A short excitation time has been often considered a requirement for observation of spiky spectra. A long duration may lead to an averaging mechanism among modes, thus reducing the fluctuations.
In this work we show experimental evidence of different statistical regimes of fluctuations and different spectra, presenting smooth or spiky structure, as a function of the pumping energy in a nanosecond excitation. We present also a Monte Carlo simulation of a twodimensional (2D) model, that includes the medium’s population and parallel processing of a large number of random walkers, in either a long or short excitation pulse. In both experiments and numerical simulations, three different statistical regimes by increasing the pumping energy are possible: Gaussian transition to Lévy regime and back again for high pumping energy. We show that the value of the scattering mean free path plays a key role in determining the transition through the different statistical regimes or even in closing the region of Lévy statistics both in theoretical simulations and experimental results. We then present a clear quantitative link between experiment and theory.
The organization of the paper is the following: In Sec. II we describe the theoretical model and the structure of the Monte Carlo simulation and results are discussed in Sec. III. In Sec. IV we describe the experimental set up and the measurement method designed and performed in order to optimize spectra analysis and statistics of fluctuations. The results obtained are presented in Sec. V. Finally, Sec. VI summarizes and comments on the experimental results and theoretical analysis.
Ii Theoretical Model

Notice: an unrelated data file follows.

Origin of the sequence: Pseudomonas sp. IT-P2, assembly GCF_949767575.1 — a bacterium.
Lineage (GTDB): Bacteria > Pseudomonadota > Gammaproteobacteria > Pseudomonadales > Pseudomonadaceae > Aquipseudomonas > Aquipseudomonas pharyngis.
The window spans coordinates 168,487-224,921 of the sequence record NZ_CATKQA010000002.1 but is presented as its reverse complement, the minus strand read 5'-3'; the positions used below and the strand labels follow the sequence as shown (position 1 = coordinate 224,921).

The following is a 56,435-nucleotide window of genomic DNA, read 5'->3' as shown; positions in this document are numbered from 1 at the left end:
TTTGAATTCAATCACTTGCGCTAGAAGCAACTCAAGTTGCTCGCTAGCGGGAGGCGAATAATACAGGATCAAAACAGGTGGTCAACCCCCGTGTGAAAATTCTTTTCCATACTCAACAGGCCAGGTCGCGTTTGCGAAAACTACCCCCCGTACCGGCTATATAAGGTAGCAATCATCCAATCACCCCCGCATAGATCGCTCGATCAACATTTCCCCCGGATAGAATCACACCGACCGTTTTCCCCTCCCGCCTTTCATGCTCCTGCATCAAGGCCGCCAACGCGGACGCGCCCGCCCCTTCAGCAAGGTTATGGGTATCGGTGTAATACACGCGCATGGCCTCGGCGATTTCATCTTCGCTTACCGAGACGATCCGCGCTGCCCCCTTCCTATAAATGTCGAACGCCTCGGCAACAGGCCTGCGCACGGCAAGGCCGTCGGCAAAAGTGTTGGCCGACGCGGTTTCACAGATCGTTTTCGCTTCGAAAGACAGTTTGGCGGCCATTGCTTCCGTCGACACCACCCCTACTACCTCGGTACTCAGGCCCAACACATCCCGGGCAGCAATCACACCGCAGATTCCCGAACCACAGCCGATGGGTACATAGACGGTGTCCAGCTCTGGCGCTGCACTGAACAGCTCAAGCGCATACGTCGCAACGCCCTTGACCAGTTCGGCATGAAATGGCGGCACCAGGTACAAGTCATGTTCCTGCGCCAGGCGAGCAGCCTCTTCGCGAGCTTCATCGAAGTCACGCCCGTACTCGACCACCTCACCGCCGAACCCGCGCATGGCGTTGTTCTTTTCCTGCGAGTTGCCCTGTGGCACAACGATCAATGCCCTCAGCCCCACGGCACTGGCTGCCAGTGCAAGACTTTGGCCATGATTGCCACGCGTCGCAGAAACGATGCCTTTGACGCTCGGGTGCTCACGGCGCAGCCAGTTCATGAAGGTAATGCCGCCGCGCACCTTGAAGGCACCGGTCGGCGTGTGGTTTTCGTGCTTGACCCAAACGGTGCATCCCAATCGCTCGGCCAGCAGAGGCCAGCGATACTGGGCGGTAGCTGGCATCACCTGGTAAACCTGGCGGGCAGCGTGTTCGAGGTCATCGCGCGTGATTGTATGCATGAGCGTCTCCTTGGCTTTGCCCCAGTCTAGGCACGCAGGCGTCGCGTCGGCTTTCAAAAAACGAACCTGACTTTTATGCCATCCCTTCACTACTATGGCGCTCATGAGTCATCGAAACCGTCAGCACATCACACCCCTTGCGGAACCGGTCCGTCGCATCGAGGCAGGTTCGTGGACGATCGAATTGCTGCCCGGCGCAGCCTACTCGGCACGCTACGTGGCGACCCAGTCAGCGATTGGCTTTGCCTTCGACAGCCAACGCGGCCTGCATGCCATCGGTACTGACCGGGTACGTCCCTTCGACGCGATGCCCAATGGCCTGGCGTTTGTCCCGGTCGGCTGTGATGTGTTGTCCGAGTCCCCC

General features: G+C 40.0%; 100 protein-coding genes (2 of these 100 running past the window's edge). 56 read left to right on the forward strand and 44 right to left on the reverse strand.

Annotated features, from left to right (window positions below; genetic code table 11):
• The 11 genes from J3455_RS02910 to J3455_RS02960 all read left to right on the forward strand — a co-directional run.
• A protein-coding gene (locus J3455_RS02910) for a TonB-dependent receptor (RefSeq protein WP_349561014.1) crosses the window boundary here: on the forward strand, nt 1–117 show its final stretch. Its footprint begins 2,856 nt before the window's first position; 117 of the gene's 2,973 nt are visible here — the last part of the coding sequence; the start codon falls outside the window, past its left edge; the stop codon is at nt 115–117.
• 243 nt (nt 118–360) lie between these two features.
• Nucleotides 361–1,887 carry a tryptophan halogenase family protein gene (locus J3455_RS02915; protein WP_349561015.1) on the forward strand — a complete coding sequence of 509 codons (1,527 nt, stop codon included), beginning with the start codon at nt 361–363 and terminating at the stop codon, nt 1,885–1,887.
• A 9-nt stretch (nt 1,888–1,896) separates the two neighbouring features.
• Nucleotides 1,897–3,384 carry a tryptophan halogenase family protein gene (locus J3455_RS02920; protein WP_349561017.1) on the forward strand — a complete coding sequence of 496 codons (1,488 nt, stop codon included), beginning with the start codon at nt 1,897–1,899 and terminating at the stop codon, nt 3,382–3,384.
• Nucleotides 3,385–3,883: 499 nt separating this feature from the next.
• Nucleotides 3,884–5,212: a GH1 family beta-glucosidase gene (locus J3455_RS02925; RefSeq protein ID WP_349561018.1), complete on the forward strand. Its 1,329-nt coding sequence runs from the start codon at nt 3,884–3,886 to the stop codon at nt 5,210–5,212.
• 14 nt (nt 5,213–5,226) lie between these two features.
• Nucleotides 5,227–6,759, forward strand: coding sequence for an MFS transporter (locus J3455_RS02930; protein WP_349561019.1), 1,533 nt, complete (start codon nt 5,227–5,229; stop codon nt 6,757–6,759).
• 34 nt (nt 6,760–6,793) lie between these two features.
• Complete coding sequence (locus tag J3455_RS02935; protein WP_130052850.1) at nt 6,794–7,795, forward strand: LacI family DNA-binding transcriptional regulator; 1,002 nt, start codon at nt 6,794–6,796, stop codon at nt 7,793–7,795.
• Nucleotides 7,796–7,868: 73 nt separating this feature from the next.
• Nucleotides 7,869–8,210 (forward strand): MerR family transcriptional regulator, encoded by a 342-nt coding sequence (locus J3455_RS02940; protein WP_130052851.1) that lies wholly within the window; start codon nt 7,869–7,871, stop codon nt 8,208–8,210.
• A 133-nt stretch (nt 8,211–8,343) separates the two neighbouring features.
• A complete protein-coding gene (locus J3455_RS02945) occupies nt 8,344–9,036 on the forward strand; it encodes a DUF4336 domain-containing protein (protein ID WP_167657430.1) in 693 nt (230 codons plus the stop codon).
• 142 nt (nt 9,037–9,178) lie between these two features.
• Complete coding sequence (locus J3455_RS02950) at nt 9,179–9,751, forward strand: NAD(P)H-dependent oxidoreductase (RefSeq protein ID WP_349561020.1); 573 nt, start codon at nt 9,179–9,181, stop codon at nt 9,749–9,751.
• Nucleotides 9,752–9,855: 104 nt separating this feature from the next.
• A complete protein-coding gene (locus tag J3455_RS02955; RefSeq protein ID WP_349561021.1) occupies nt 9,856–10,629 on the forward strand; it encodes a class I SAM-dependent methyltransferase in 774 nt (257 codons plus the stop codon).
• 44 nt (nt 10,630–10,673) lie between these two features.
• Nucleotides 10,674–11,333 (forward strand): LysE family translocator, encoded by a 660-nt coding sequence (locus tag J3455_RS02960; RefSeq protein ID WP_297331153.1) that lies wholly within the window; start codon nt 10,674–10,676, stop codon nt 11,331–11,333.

The numerical model used in this work is based on an intensity feedback that does not include the effects of the field interference and thus treats light propagation through a MonteCarlo dynamics Mujandar (); Lepri (). The sample consists of a twodimensional square region partitioned in equal square cells of linear size given by the distance covered by light in a time step . Each cell is labeled by the vector index , with integers , so that is the total number of cells. The amplifying medium is modeled by a fourlevel system and a population of excited atoms, providing the population inversion . The spontaneous emission is reproduced by a spectrum of 1001 arbitrary channels (labeled from 500 to 500 channel) centered on the resonance of the transition (channel 0) with a linewidth of channels. The light dynamics is described in terms of a large number of random walkers each carrying an energy (or number of photons) with an assigned frequency channel around the central frequency .
The simulation consists in a loop of three distinct steps for each :

Spontaneous emission
For each lattice cell, a spontaneous emission event can randomly occur with a probability given by . If this event occurs, the local population of the cell is reduced by a unity and a new walker is created with an initial energy , a random initial direction of motion and a frequency . The latter is drawn at random from a Cauchy distribution of width centered at the resonance of the transition [see Eq.(3 below]. 
Diffusion
Each walker present in the slab can undergo a scattering event with a probability , that randomly changes its direction. The position of each walker is thus updated according the trajectory of its motion. If a walker reaches a slab boundary it is destroyed and its number of photons and frequency are recorded for the statistical analysis. 
Stimulated emission
The population of each lattice cell and the number of photons carried by each walker are deterministically updated according to the following rules:(1) (2) where is population of the lattice cell where the th walker is localized, whereas the stimulated emission coefficient depends on frequency:
(3)
It should be emphasized that, although each walker evolves independently from all the others, they all interact with the same population distribution, which, in turn, determines the photon number distributions. It is thus mandatory to evolve in parallel the trajectory of all the walkers that are present in the simulation box. This requirement is computationally demanding but is necessary to take into account the effect of gain saturation and spatiotemporal coupling among different walkers in a selfconsistent way. Note also that the gain length (i.e. the typical length needed to increase the walker energy by a factor ) is not constant being a function of both time and space.